Manipulate configuration files to change ASP.NET behavior

As you no doubt already now it, the .NET Framework stores application configuration information in dedicated XML files, with the extension of .config. You can easily manage your application using these configuration files. When working with ASP.NET, the hierarchy is as follows:

  1. Machine.config
  2. Machine web.config
  3. Root (application) web.config
  4. Subfolder web.config

These configuration files will be merged during runtime, and the application works with the merged content. Every setting defined in a higher level of the configuration hierarchy overrides its predecessors (but only if overriding them is enabled).

One of the most important settings provided here is the machine key. ASP.NET uses the machine key for several distinct encryption and validation operations, for example encrypting or validating the View State, or checking the validity of sessions. In a web farm environment, you should explicitly set the machine key (which can be set in the Machine.config file), because it isn’t guaranteed that the request will be posted back and handled by the same computer. This results in serious errors, since two computers with different machine keys can’t interpret and decrypt each other’s hashes, keys, etc.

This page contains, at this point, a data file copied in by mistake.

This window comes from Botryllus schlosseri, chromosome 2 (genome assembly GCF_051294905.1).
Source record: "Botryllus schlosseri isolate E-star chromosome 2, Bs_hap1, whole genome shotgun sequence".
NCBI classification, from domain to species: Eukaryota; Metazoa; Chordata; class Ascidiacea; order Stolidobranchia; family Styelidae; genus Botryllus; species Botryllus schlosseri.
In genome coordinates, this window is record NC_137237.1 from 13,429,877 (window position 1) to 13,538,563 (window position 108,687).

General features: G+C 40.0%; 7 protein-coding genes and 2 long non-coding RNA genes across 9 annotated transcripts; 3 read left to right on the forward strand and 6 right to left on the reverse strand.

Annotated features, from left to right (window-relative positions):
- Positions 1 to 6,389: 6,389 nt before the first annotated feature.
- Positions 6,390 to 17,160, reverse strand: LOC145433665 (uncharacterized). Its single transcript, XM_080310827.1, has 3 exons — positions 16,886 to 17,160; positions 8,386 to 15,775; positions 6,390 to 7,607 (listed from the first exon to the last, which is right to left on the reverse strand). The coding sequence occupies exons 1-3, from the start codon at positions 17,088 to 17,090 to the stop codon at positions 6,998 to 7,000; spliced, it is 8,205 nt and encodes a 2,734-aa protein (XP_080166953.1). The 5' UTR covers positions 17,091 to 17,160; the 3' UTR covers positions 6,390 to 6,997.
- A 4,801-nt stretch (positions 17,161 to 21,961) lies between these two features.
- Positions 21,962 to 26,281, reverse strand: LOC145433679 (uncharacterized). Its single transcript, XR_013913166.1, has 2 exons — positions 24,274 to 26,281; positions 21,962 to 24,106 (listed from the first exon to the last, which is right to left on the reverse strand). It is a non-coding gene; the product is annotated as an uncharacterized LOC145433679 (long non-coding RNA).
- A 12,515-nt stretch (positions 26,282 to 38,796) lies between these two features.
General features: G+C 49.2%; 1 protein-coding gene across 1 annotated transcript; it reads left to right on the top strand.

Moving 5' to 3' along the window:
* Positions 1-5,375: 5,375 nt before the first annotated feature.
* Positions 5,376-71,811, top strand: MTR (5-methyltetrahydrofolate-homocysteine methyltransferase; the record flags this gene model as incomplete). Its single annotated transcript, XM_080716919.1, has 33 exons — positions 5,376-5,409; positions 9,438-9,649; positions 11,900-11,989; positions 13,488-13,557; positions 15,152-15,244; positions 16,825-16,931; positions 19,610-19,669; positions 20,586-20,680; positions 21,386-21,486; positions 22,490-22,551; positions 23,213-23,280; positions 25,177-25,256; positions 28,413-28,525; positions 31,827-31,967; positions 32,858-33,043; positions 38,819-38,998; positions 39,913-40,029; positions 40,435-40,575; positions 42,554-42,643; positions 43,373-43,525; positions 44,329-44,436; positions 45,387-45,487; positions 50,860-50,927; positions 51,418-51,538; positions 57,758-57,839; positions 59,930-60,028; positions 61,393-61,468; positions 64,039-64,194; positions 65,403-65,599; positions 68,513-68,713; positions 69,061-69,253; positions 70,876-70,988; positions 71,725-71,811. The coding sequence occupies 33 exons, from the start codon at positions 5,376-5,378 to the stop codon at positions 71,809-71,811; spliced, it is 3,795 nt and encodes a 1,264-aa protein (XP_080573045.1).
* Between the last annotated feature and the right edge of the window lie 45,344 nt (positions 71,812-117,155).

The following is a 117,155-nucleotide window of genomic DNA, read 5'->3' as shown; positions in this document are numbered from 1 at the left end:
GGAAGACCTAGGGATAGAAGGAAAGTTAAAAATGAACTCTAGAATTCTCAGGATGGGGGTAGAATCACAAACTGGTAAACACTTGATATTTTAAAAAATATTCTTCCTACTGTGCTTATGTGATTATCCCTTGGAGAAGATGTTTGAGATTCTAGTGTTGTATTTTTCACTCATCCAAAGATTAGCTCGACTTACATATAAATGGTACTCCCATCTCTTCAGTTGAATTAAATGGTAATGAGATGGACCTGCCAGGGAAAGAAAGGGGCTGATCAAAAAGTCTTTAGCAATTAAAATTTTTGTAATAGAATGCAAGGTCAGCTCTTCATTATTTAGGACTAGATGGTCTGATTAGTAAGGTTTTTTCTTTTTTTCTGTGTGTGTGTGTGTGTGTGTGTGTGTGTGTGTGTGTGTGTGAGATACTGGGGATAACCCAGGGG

One of the biggest benefit of .config files is that settings aren’t hard coded into the application itself, so you don’t have to rewrite the whole application (and during this, hunt for sections of your code in which settings are defined). Instead, mere humans can simply change the application behavior by simply manipulating a human-readable and understandable XML file. This benefit can be easily turn into a nightmare when you store secrets (like SQL server authentication information) or similar confidential data in these files. To protect yourself from potential attackers, its generally a good idea to encrypt .config sections. You can do so by using the aspnet_regiis command line tool, or programmatically, by calling the ProtectSection and UnprotectSection methods of the SectionInformation property.

There are cases when you need to define custom sections in your configuration files. To do so, you should take the following steps:

  1. Determine the information you need to store in a custom section, and how it can be structured into XML elements and attributes.
  2. Create a new class for each new element.
  3. Register the new section in your configuration file, by using the configSections section.

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